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 The authors would like to thank our contributors: Dr John Williamson, Neil Macdonald, Paula Larkin, and Marlies Pfeifer. Many other people have also talked to us informally about their experiences of Glasgow in the 1990s. Special gratitude to the anonymous reviewers, and to Dr David Archibald, for their helpful and constructive comments.
 McGuian 2016.
 Häussermann & Siebel in Getz 2012, p. 28.
 Damer 1990, p. 14.
 McKee 2012.
 Thompson 2013.
 Douglas Gordon famously thanked the ‘Scotia Nostra’ when he received his Turner Prize, signaling closeness and collaboration but also a sense of kinship that could exclude others. As curatorial collective Mother Tongue have argued, one of the unsaid characteristics of this ‘gang of artists’ is its whiteness. Mother Tongue 2013, p. 8.
 Cowley & Kiely & Collins 2016.
 Walsh & Taulbut & Hanlon 2010.
 Boyle & McWilliams & Rice 2008, p. 315.
 Mooney 2004, p. 338; Garcia 2005, p. 844.
 Jackson 1991, p. 7.
 Garcia 2005.
 Mooney 2004, p. 329; Richards 1991.
 Lowndes 2010, p. 121.
 Ibid., p. 95.
 Ibid., pp. 83, 141-143; Harding 1995.
 Boyle & McWilliams & Rice 2008, pp. 313-314.
 Brown & Jackson & Mulholland 2018, p. 141.
 John Williamson, interview with one of the authors, Glasgow, 2017.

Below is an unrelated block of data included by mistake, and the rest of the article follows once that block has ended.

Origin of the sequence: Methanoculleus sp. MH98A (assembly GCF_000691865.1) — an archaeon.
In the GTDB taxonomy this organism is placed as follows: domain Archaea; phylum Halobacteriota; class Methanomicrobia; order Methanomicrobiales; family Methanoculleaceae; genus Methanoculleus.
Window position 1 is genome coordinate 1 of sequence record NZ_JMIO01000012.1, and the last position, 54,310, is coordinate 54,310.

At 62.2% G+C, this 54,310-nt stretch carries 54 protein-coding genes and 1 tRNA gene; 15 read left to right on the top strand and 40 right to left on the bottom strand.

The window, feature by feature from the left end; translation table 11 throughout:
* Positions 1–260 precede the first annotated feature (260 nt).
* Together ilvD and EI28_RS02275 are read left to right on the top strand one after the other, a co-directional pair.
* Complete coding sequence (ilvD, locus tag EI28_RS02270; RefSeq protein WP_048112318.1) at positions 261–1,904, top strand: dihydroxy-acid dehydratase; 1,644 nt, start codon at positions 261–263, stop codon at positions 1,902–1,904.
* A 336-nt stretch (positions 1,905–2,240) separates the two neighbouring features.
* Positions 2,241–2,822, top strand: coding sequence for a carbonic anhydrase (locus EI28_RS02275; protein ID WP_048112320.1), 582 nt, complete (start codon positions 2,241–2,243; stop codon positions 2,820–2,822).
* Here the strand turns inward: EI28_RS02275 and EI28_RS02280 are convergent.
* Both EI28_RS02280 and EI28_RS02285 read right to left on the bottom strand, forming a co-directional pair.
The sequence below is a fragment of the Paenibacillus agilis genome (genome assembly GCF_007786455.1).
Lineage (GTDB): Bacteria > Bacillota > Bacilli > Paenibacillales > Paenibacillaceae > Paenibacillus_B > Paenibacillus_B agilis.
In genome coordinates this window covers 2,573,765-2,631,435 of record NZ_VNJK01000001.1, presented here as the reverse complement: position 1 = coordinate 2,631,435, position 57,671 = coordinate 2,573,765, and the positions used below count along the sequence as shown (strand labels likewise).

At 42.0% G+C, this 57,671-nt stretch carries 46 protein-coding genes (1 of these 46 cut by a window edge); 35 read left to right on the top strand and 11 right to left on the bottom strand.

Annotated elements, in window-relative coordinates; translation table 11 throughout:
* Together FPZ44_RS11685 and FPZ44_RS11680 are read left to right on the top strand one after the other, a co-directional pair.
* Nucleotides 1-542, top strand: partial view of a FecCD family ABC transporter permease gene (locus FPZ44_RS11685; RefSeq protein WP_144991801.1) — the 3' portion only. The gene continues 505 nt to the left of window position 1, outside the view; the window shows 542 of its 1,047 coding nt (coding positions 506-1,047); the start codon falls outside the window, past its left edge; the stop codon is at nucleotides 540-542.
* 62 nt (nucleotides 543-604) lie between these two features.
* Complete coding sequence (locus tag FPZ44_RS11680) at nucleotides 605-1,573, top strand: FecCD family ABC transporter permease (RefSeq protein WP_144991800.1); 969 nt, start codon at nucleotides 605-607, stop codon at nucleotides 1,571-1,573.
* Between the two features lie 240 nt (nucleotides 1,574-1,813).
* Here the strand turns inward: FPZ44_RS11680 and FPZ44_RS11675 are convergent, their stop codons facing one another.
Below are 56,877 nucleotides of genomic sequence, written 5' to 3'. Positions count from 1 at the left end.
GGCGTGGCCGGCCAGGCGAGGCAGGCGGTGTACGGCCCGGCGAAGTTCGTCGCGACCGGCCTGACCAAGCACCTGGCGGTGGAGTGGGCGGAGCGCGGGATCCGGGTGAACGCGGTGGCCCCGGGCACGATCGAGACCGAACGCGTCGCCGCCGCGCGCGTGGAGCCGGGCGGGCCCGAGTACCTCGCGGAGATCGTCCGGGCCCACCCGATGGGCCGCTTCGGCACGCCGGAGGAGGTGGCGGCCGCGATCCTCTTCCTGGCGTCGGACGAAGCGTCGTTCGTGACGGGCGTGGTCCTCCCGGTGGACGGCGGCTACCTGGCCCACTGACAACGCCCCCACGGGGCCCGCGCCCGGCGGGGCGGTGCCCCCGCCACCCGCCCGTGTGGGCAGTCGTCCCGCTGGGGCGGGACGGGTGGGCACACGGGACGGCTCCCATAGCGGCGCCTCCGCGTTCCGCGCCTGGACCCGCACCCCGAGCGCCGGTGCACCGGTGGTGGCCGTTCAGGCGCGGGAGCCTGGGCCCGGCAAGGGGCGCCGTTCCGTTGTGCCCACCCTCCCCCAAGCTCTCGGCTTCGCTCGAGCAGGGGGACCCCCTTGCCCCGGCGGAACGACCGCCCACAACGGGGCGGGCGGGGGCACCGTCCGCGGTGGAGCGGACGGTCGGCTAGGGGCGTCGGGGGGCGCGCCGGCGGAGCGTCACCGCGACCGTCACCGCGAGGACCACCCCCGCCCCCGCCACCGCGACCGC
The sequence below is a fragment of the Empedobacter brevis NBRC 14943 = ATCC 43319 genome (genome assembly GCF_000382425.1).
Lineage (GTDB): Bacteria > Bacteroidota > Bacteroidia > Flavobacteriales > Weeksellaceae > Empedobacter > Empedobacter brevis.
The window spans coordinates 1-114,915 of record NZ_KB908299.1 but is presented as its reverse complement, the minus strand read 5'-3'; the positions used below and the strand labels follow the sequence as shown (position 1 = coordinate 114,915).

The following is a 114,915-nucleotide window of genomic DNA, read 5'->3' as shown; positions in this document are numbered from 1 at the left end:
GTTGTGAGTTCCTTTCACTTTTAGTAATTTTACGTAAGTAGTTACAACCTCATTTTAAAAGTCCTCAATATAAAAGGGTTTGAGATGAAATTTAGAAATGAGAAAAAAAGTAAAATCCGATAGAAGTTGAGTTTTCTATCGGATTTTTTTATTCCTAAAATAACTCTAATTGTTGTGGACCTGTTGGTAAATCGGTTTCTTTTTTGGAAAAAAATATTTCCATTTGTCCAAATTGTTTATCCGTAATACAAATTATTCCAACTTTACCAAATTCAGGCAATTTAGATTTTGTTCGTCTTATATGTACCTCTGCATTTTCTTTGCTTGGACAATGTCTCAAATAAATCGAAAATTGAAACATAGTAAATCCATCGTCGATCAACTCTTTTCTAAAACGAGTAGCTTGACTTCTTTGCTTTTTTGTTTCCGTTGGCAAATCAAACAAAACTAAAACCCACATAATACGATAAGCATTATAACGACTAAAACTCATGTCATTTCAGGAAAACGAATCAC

Transmission: Committee for the Visual Arts 2001, p. 5.
 Anderson 2015, p. 58.
 John Williamson, interview with one of the authors, Glasgow, 2017.
 Sinclair 1994.
 Straw 2015, p. 478.
 Harding 2001.
 Keller, quoted in Relyea 2013, p. 97.
 Moraes 2015, p. 135.
 Balsom 2013, p. 20.
 Scottish Film Council, ‘Four year financial plan, May 1986’, National Library of Scotland, Moving Image Archive, 1/1/397.
 Scottish Film Council Annual Review 1995, p. 6.
 Brown & Jackson & Mulholland 2018, p. 158. See also Galloway & Jones 2010.
 In Brown & Jackson & Mulholland 2018, p. 159.
 Sholette 2010, p. 121.
 Ibid, p. 1.
 Lowndes 2016, p. 197.
 MacPherson 2015, p. 39.
 Dickson in Van Oldenborgh 1994, p. 6.
 New Visions brochure 1994.
 Dickson 2015, p. 108.
 Crawford 1992.
 The last day of the festival in 1992 was 9 April, which coincided with the UK general elections.
 Marlies Pfeifer personal communication with one of the authors, Glasgow, 2017.
 In 1990, for instance, Goethe Institut organised Experimental Film Workshop with Christoph Janetzko, invited critically acclaimed direct Jutta Brückner, and later showcased recent German video art as well as historical works of the German film avant-garde from the 1920s.
 The List 1996.
 Bruce 1996.
 Parry 2012.
 Hare 2000.
 New Visions brochure 1996.
 Dickson in Van Oldenborgh 1994.
 Scottish Film Council, ‘SFC Corporate Plan 1993/4 – 1996/7 and bid for 1996/7, April 1993’, National Library of Scotland, Moving Image Archive, 1/1/397.
 Aubrey in New Visions brochure 1992.
 Dickson in Van Oldenborgh 1994.
 Positive Solutions 1997
 Ibid, p. 4.
 Ibid., p. 17.
 Vance 1999.